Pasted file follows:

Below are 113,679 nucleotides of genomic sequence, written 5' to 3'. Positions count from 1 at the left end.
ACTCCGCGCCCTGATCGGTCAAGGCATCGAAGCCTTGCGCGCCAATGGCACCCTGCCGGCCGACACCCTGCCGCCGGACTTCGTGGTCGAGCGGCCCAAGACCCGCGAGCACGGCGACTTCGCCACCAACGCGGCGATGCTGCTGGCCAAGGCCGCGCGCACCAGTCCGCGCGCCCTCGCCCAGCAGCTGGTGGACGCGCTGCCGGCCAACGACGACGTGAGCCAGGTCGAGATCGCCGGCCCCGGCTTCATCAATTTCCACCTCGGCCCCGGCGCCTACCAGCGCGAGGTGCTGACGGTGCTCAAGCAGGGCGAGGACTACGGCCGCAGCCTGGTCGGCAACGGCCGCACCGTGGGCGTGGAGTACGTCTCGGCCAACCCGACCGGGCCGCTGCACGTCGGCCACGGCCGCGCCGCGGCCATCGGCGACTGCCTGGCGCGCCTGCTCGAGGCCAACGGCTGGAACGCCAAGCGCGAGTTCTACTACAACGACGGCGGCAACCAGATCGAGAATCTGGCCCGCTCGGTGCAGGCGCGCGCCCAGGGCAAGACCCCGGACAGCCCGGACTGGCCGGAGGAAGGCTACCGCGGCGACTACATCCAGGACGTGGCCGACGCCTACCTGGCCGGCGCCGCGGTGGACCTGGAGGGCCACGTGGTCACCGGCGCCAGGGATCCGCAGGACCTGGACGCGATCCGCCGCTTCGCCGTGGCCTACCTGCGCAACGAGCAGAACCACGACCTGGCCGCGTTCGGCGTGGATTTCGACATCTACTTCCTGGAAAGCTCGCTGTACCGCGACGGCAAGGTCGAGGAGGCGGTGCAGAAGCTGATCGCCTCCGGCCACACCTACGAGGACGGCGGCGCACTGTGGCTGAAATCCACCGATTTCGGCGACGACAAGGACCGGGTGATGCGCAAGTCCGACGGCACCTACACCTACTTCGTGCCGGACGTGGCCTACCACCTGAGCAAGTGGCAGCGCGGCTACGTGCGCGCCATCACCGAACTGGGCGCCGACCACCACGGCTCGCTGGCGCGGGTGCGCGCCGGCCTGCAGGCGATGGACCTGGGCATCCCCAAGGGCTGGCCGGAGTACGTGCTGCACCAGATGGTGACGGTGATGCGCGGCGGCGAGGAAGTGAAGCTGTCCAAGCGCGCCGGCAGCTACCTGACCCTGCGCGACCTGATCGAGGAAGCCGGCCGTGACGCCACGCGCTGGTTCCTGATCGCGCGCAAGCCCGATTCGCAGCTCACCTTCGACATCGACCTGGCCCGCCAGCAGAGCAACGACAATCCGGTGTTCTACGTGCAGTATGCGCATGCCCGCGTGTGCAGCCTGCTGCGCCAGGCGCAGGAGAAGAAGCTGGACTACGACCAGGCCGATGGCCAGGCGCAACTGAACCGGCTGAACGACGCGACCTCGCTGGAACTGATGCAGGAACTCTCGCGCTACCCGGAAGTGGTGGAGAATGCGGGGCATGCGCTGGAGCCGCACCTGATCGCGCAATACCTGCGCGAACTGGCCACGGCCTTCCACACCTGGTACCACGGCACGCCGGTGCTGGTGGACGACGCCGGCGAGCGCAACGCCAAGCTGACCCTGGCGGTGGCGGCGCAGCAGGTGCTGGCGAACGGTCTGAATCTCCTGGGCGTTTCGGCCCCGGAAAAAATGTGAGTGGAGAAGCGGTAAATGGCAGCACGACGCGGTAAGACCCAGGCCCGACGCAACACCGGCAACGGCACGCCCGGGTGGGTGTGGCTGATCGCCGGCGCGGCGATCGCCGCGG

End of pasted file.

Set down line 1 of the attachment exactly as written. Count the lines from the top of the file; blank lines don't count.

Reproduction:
Below are 113,679 nucleotides of genomic sequence, written 5' to 3'. Positions count from 1 at the left end.